Lee V, et al. Quality of Life in Patients with Pancreatic Cancer. JOP. J Pancreas (Online) 2012 Mar 10; 13(2):182-184.



JOP. J Pancreas (Online) 2012 Mar 10; 13(2):182-184.



Quality of Life in Patients with Pancreatic Cancer

Highlights from the “2012 ASCO Gastrointestinal Cancers Symposium”.
San Francisco, CA, USA. January 19-21, 2012



Valerie Lee, Haiying Cheng, Guangyuan Li, Muhammad Wasif Saif



Columbia University Medical Center and New York Presbyterian Hospital. New York, NY, USA




Pancreatic cancer is a rapidly fatal disease with palliation often serving as the main goal of treatment. The end of life is often marked by severe symptoms and poor quality of life (QoL). Several studies presented at the 2012 ASCO Gastrointestinal Cancers Symposium addressed the importance of symptom identification and management for patients with pancreatic cancer: 1) a study evaluating the correlation between patient-reported symptoms, disease burden and treatment duration in patients with advanced pancreatic cancer undergoing gemcitabine-based chemotherapy (Abstract #370); 2) a Japanese study found that patients without worsening of pain or sleep symptoms at one month of chemotherapy had higher frequency of disease control (Abstract #195); and 3) a study showed that fear of cancer recurrence is a substantial problem following resection and should be targeted (Abstract #289). The authors summarize the findings and discuss the importance of QoL in these patients. The results of these studies may facilitate in identifying symptom changes as predictive markers, and improving care and QoL for patients with this devastating disease.



Pancreatic Cancer and Quality of Life


Pancreatic cancer is the fourth leading cause of cancer death in the United States. Its prognosis remains poor despite advances in surgery, radiation therapy, and chemotherapy [1]. As pancreatic cancer often presents insidiously, the majority of patients are not diagnosed until they have advanced or metastatic disease. For the 20% of patients who can undergo curative resection, even with clear margins, the 5-year survival rate is only 10-25%. Therefore, much of pancreatic cancer management is aimed at palliation of symptoms. Common symptoms include pain, fatigue, malabsorption, cachexia, obstruction (both intestinal and biliary), and thromboembolism. Though treatment with surgery, radiation, and chemotherapy may help to improve morbidity, the toxicities from treatments can also add to the symptom profile, which should always be taken into consideration. For example, when gemcitabine was approved in the mid 1990s it showed only a modest survival benefit; however, 23.8% of patients showed improvement in terms of clinical benefit response (which takes into account pain, weight, and performance status) [2]. Supportive management of symptoms must be initiated early and aggressively to ensure patient comfort [3].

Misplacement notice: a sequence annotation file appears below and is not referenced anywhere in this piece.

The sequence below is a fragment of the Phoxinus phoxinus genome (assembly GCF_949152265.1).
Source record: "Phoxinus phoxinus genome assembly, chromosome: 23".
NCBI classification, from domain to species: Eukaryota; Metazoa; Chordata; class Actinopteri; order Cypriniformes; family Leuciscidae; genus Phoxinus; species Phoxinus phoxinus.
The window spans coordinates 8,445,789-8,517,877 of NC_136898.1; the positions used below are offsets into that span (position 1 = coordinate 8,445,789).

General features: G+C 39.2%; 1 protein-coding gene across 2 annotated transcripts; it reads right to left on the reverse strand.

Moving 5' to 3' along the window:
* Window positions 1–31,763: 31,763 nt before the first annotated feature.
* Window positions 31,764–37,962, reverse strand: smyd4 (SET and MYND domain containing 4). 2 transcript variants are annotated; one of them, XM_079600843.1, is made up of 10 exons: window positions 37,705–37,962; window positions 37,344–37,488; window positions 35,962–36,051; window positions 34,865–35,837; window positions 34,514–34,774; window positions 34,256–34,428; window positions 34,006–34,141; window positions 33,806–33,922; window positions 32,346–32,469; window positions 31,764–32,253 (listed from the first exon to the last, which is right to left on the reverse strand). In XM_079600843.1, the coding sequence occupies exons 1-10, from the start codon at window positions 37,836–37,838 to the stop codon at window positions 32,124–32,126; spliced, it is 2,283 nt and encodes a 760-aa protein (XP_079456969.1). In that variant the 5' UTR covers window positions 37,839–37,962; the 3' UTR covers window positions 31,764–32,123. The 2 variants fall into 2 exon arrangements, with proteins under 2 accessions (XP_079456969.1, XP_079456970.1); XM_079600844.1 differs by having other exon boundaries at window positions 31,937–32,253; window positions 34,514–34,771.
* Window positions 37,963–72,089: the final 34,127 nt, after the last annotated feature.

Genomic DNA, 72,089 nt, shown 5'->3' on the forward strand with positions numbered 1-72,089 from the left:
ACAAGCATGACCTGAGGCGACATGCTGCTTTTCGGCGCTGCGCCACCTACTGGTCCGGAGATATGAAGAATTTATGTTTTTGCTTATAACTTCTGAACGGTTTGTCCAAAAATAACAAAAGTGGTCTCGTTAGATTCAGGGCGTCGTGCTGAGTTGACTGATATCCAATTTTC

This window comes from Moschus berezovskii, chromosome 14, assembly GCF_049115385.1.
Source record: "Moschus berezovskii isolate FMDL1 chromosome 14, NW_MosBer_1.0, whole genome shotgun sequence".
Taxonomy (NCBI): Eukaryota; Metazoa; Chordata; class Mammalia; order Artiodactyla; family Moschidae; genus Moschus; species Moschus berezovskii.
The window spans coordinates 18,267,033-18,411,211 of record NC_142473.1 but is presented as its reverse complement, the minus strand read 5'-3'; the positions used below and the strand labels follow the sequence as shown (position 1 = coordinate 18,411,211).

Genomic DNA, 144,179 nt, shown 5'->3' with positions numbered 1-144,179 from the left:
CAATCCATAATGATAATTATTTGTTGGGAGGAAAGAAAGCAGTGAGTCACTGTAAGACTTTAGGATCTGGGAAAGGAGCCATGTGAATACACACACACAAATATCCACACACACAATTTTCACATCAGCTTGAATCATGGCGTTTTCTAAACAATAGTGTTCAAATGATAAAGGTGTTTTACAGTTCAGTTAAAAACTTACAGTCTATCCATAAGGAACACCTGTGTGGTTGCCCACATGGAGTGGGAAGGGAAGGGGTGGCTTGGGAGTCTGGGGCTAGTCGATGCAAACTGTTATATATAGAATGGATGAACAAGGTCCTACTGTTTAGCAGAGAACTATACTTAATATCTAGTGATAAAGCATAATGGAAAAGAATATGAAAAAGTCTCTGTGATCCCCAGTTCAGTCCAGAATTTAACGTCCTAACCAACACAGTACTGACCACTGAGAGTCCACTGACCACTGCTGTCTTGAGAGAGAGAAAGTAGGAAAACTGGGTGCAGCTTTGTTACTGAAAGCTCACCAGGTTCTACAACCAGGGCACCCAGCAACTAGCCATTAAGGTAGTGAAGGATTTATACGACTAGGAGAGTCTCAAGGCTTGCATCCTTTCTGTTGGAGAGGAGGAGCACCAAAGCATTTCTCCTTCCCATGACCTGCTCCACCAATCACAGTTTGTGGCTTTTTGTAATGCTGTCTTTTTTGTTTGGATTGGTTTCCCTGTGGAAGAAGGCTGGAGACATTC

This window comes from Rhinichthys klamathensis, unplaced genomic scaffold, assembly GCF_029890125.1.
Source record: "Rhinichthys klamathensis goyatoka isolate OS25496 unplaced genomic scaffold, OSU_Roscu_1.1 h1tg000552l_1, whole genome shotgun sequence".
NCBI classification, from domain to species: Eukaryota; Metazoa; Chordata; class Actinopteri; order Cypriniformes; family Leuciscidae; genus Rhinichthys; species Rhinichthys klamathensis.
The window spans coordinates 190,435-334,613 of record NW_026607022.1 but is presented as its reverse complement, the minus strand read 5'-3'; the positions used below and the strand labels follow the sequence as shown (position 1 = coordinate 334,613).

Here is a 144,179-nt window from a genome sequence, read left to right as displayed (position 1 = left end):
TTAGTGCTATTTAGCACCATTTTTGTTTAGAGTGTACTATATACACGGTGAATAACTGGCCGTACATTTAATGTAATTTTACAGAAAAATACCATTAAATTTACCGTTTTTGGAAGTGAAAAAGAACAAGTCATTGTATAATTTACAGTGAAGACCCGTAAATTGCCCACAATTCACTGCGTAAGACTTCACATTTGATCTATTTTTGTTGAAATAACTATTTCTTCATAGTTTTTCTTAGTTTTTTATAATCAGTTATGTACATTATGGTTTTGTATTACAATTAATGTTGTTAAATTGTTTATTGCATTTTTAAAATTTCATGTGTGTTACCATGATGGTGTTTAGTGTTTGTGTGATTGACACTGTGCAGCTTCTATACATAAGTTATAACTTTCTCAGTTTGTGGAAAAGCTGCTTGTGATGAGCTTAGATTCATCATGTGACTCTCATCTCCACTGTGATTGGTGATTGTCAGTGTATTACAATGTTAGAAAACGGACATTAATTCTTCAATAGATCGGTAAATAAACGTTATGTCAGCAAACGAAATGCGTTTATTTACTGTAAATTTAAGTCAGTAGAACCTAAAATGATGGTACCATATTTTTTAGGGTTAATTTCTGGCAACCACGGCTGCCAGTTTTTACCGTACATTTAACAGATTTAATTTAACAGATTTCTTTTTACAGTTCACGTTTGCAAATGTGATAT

In addition to evaluating methods for symptom management, there has been interest as to how identification of symptoms may aid in prognostication. Several studies have shown that baseline quality of life (QoL) measures are associated with survival in pancreatic cancer [4, 5]. Bernard et al. [6] observed that baseline patient-rated pain and tiredness were predictors of survival, though less significant than CA 19-9 tumor marker levels. Though only some of these studies have shown statistical significance, these measures may help to provide additional information to guide patient care. Tumor markers may benefit from supplementation by measures of QoL which can additionally take into consideration the patient’s perception of their situation as a whole (including both pathophysiological and emotional wellbeing).


What Did We Learn at the 2012 ASCO Gastrointestinal Cancers Symposium?


Here, we review a few of the studies presented at the 2012 ASCO Gastrointestinal Cancers Symposium that address symptom identification and how they may help improve pancreatic cancer management.


Identification of Common Symptoms in Patients with Advanced Pancreatic Cancer Undergoing Gemcitabine-Based Chemotherapy (Abstract #370 [7])


Wang et al. evaluated the correlation between patient-reported symptoms, disease burden and treatment duration in patients with advanced pancreatic cancer undergoing gemcitabine-based chemotherapy [7]. They evaluated 100 patients undergoing chemotherapy with the MD Anderson Symptom Inventory (MDASI) (Table 1). Common symptoms include pain, fatigue, and loss of appetite. Of particular interest, is that patients who ended treatment earlier (before 9 weeks) suffered more pain at baseline and had persistently worse symptoms. The authors suggest that more severe symptoms reported by patients may be associated with greater disease burden, and a higher likelihood to stop treatment earlier.



Table 1. Patient-reported symptoms in patients with advanced pancreatic cancer undergoing gemcitabine-based chemotherapy (Wang et al., Abstract #370 [7]).

Study methods

Patient rated symptoms weekly during chemotherapy, then every two weeks by using MDASI.

No. of patients


Patients characteristics

Median age: 65 years

Gender: 50% female


Gemcitabine-based chemotherapy for advanced pancreatic cancer

87 patients with no prior treatment

32 patients received opioids for severe pain


Three most severe MDASI symptoms at baseline: fatigue, lack of appetite, and pain

Poor performance status and opioid use were related to severity of above baseline symptoms

Patients who ended treatment early (before 9 weeks) reported more severe symptoms, including worse pain at baseline, more persistent fatigue and lack of appetite than those at more than 26 weeks

Lack of appetite improved over time for patients receiving gemcitabine-based therapy; however, pain and fatigue tended to worsen over the course of the study

MDASI: MD Anderson Symptom Inventory



Symptoms as Predictors of Disease Control (Abstract #195 [8])